LONDON (Reuters) - Major carmakers are reducing their sales targets in Britain by around 10 percent amid weakening demand, dealership chain Lookers (LOOK.L) said on Thursday.
New car registrations in Europe’s second-biggest auto market have fallen for seven months in a row, according to industry data, hit by weaker consumer confidence and uncertainty over possible future levies on diesel cars.
Lookers said it now expected sales would fall by around 5 percent this year, the first annual decline since 2011.
At the start of 2017 it expected demand to match 2016’s record 2.69 million sales but in August it revised that to forecast a 3 percent drop.
The chain, which sells vehicles for almost all major brands including Volkswagen, Ford and BMW, said manufacturers were cutting sales targets by on average around 10 percent to reflect the cooling market.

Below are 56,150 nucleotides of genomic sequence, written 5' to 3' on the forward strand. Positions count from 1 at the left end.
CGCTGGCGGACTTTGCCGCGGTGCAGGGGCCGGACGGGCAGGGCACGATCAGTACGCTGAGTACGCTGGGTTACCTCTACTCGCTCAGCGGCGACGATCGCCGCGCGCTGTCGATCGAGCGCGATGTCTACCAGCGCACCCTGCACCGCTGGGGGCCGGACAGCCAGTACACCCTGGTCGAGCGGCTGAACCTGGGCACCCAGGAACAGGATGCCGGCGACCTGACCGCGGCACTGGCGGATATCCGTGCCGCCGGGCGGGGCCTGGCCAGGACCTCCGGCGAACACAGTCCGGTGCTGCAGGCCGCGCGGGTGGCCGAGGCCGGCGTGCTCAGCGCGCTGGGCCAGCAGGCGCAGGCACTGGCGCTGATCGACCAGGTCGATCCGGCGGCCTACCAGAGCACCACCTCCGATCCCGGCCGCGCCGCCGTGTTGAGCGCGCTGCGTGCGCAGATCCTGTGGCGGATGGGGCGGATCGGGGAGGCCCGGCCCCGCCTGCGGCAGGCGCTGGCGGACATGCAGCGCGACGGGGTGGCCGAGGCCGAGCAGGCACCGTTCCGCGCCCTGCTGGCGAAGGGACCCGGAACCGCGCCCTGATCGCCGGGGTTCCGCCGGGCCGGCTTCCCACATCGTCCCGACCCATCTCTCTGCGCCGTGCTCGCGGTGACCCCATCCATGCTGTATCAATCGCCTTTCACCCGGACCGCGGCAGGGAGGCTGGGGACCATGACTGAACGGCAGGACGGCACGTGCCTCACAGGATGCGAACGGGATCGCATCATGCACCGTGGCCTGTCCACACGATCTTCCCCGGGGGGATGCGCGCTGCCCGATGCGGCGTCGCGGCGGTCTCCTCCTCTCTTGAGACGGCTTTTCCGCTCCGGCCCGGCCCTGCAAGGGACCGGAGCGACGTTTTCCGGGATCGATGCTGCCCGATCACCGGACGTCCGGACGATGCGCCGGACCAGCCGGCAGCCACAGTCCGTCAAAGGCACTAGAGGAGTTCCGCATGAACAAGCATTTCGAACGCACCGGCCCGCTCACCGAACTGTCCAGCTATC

“Our key manufacturer partners recognise the more difficult trading environment and are taking pragmatic and supportive actions such as reducing targets, increasing tactical incentives and helping us to reduce operating costs,” the firm said in a statement.
Although Lookers said it would still meet full-year expectations thanks to the particular range of models it sells, Chief Executive Andy Bruce told Reuters that the Brexit-induced fall in the pound had hit demand.
Most of the cars sold in Britain are imported and several car firms have passed on some of the extra cost of bringing in their vehicles to consumers since sterling depreciated by around 15 percent in the wake of the Brexit vote in June last year.
“That direct impact on the exchange rate has impacted the volumes and of course then the more indirect impact on consumer confidence,” Bruce said. “There’s quite a lot of negative news out there at the moment.”
Reporting by Costas Pitas; Editing by Alistair Smout and Susan Fenton